I also want you to realize this CMO was a terrible man. He was a high caste Hindu, who clearly was bigoted against those who were not. He was racist against all the tribal people around him. He thought them lesser human beings. He was incredibly classist. Those who served in some occupations deserved respect, others disdain. He believed in high birth and low birth. (Ironic that he let me eat with him.) I still resent to this day, the position he put me in. He intentionally made me choose between my friends’ dignity and the lives in that village. On the way home that day, Sanga and Saia talked to me about the insult they were given for being Mizos.

Kids, I want you to know two things. One, growing up in Canada you are going to be taught repeatedly that racism and bigotry are THE worst sins you can commit. (Only in a comfortable country can people believe this.) It is a complete lie. There are so many things far worse. The apathy that lets someone live in ease and comfort, while there are those less than 50 miles away being denied medical care or food to which they are entitled, is far, far worse. That apathy kills people. You will be told that racism is the root of death and violence. It’s utter nonsense. Greed, laziness, apathy, selfishness have killed far more. Some of the proudest Mizo “Christians” live in Aizawl. They love Mizos in all their Mizoness AND they are quite content to let their fellow Mizos die due to neglect. Meanwhile, a racist, bigoted, arrogant man from another religion living in very difficult circumstances in area filled with disease, was not willing to casually stand by and watch them suffer. At the end of the day, actions are far more important than attitudes. Actions speak louder than words.

Secondly, I want you both to know this; you will never have to make that choice I did. While you are in Mizoram, you are going to eat with the officers and with your friends and with anybody you care to invite. I stood there unsure of myself. I was a foreigner from humble origins. You are going to tell them who you are. You are going to tell them that if they want to insult all the people of Mizoram, they will exclude your guests. You will turn the tables on the officers, the rich and the powerful. You will invite them to eat with you. You will invite whoever you want to eat with you. You will have the confidence to do that because you will know who you are. It is an honour to eat with you and your friends. If someone doesn’t want that, then let them eat by themselves.




The Jeep Ride That Changed Your Lives Before You Were Even Born


Dear Ezra and Lian,

Ezra, at the beginning of May, you went to the school program, “Racing Against Drugs.” Sadly, I realized then that you are now old enough to read this story, but your sister sure isn’t. Please keep this from her for at least a few more years. When she is old enough, she needs to read it. This is “The Jeep Ride That Changed Your Lives Before You Were Even Born.” Another title might be “Back in Champhai.” Either way, this story will explain why a lot things have happened in your life and will happen in the near future.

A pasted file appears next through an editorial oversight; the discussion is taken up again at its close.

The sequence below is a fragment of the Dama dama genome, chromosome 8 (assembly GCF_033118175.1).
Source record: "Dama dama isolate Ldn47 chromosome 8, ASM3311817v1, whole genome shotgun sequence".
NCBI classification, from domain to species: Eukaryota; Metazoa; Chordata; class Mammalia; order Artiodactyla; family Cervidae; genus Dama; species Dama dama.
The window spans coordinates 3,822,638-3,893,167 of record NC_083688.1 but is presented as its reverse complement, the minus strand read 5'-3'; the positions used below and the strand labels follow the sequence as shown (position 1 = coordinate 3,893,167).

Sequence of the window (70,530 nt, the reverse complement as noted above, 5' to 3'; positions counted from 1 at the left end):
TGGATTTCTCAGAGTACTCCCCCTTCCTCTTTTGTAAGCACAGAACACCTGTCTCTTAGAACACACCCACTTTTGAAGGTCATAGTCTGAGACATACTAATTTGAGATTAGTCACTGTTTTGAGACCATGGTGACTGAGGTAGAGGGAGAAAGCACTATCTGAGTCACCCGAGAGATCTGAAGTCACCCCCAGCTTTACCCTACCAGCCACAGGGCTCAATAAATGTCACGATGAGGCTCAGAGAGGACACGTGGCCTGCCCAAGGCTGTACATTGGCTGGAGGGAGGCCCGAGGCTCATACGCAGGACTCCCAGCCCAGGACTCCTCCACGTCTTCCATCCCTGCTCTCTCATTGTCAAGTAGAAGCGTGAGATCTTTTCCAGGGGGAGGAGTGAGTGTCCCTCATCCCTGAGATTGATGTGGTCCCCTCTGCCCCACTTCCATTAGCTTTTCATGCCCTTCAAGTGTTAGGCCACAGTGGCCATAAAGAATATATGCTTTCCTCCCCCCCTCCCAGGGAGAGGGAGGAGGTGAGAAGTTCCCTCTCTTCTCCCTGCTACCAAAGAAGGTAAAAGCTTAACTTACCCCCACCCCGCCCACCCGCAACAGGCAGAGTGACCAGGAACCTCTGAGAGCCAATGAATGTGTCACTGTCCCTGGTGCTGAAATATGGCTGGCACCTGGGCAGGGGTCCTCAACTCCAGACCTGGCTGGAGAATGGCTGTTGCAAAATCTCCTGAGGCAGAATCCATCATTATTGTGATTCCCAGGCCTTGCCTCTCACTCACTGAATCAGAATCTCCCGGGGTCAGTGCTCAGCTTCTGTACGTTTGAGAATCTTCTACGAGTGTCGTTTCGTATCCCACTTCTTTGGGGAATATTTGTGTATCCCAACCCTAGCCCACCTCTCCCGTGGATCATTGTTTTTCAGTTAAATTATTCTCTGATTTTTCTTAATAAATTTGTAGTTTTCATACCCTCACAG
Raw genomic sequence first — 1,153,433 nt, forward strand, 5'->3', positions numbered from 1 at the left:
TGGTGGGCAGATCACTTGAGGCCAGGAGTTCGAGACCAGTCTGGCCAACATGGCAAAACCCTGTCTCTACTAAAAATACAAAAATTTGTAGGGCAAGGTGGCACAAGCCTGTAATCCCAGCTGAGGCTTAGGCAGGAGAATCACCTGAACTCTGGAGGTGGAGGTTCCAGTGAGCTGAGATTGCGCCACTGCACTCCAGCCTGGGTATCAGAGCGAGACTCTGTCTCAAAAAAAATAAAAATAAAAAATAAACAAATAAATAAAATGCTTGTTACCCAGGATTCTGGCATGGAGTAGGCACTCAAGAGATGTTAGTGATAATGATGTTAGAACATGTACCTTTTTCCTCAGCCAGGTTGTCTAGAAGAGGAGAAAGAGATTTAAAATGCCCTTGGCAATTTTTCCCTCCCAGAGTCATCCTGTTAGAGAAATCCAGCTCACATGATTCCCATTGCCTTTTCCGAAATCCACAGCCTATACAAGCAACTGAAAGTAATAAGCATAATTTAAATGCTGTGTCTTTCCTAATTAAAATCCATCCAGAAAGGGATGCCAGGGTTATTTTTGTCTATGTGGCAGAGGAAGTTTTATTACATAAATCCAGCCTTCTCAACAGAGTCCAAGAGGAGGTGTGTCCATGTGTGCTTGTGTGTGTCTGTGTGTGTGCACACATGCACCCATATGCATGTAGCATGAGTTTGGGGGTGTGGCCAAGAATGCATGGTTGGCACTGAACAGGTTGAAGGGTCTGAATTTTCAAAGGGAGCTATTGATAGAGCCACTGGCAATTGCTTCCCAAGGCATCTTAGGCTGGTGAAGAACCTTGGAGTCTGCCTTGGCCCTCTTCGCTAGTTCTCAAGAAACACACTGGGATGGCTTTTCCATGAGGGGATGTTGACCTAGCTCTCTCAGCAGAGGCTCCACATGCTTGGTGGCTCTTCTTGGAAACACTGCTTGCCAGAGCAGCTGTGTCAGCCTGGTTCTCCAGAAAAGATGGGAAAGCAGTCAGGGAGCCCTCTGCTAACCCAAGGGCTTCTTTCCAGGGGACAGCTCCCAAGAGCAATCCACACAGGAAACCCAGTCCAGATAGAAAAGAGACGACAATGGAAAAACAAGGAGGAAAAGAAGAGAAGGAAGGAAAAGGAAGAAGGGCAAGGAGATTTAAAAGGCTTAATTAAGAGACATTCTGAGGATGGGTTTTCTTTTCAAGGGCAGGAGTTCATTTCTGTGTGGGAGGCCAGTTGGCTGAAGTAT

Until November, 2013, I had buried this story in my mind. I had no recollection of it at all. For almost twelve years, I never thought about it. Things happened in 2013 that dredged this back up to the surface. While having a massage for my aching neck and back and talking about Rob Ford, the former mayor of Toronto, I found myself telling this story.

I had a real good friend in Mizoram. I lived in his house for a couple of months. We ate his wife’s amazing cooking. I played with his young son. We talked for hours. I learned fascinating stories about Mizoram and his life. He was incredibly honest with me. I became like his priest to whom he confessed everything. He was smart. He knew a little bit of everything. His father had me edit his memoirs, which were very interesting since he drafted the Mizoram Peace Accord. I ended up “working” for them. They were a very powerful family in Mizoram, but they were my friends too. I loved them. His name was Fela. His father was the former Congress politician and Chief Secretary Pu Lalkhama.

Later that year, Fela and one of his Mizo friends were taking your mommy, Auntie Beth, our friend Sarah, and me from Champhai to the Burma border. We were driving in his big jeep called a Sumo. It was a beautiful day. We were travelling over rolling hills in the countryside. There were hardly any vehicles on the road.

Two things quickly changed this ride from a relaxing trip to one of stress and fear. First, Fela was drinking hard liquor and getting drunk fast. About halfway into the trip, I saw that he was also taking drugs. His mind was getting messed up. Second, he brought a loaded handgun.

When we stopped for a brief rest, Fela took some shots at the trees for target practice. Even as we were driving, he was shooting out the window. My friend had become a mad man with a gun. Since we were getting close to the border, this was very dangerous behaviour. We could get shot by the border guards. I knew I had to get the gun from my friend.

I asked to see the revolver. I was admiring it when I distracted my drunk and spaced-out friend. I hid the gun in my stuff so that neither of the Mizo guys would know where it was. Then my friend started talking about how we would be crossing the border illegally (for the non-Mizos). This situation was getting worse.